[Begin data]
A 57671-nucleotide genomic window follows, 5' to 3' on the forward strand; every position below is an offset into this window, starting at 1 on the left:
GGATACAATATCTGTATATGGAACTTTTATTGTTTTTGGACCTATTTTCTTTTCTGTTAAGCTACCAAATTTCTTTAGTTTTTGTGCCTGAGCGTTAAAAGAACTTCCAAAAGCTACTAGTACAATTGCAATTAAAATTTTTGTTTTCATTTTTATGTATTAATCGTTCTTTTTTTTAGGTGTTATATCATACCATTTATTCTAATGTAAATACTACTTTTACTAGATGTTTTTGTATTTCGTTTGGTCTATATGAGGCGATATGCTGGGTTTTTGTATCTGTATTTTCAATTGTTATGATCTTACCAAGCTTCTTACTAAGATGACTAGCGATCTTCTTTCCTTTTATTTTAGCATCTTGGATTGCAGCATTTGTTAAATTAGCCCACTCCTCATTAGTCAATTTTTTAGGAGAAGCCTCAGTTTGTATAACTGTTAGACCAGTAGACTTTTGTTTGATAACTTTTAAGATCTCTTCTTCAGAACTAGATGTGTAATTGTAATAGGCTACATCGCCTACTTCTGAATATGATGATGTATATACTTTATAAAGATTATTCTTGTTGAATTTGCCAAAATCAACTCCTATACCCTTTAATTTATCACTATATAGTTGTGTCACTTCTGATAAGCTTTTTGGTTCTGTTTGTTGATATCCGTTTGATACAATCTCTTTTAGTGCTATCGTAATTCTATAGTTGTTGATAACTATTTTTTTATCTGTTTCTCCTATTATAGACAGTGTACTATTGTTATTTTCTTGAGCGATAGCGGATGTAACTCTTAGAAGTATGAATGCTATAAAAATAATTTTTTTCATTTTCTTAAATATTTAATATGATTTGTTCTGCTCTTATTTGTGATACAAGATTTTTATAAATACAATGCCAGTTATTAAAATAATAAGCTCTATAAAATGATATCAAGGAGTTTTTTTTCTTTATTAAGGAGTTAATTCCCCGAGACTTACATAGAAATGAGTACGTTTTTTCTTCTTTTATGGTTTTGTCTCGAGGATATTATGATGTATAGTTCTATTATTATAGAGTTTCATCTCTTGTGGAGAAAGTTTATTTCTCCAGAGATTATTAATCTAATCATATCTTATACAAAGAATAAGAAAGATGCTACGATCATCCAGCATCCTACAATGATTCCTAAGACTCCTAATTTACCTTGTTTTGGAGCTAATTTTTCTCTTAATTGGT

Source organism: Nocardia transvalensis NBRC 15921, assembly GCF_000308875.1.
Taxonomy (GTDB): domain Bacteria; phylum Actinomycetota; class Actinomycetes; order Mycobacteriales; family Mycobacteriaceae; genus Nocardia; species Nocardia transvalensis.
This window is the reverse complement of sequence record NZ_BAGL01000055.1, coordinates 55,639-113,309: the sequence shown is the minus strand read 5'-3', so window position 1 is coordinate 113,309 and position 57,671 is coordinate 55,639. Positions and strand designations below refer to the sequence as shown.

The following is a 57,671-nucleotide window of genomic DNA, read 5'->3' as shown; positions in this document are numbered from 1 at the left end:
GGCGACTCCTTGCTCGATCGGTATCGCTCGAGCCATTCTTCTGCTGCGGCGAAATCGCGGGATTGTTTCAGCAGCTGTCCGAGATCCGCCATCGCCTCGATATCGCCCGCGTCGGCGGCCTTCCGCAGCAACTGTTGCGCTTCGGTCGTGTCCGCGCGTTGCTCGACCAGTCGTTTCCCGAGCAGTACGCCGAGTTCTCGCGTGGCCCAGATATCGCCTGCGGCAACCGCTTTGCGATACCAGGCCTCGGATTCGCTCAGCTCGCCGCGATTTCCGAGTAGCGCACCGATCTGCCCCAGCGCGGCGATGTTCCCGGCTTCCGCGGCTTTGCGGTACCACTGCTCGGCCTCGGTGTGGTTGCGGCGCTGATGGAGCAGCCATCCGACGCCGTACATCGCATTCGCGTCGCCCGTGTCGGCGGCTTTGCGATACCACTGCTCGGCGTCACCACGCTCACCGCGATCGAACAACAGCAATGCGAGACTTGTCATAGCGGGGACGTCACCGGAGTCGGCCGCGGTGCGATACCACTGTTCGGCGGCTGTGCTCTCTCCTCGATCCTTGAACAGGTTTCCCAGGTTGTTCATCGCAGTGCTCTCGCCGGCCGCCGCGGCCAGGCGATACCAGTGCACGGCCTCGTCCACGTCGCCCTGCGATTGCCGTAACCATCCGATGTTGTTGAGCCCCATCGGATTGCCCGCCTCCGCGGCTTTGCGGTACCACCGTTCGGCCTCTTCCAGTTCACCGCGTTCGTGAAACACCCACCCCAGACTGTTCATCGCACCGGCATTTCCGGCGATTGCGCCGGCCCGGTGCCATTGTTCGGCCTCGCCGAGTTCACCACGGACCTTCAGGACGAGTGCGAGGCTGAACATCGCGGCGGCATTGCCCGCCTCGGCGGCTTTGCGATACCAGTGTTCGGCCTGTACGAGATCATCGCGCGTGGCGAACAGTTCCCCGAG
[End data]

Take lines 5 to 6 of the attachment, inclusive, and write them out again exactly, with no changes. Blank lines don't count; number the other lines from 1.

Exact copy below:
This window is the reverse complement of sequence record NZ_BAGL01000055.1, coordinates 55,639-113,309: the sequence shown is the minus strand read 5'-3', so window position 1 is coordinate 113,309 and position 57,671 is coordinate 55,639. Positions and strand designations below refer to the sequence as shown.

The following is a 57,671-nucleotide window of genomic DNA, read 5'->3' as shown; positions in this document are numbered from 1 at the left end: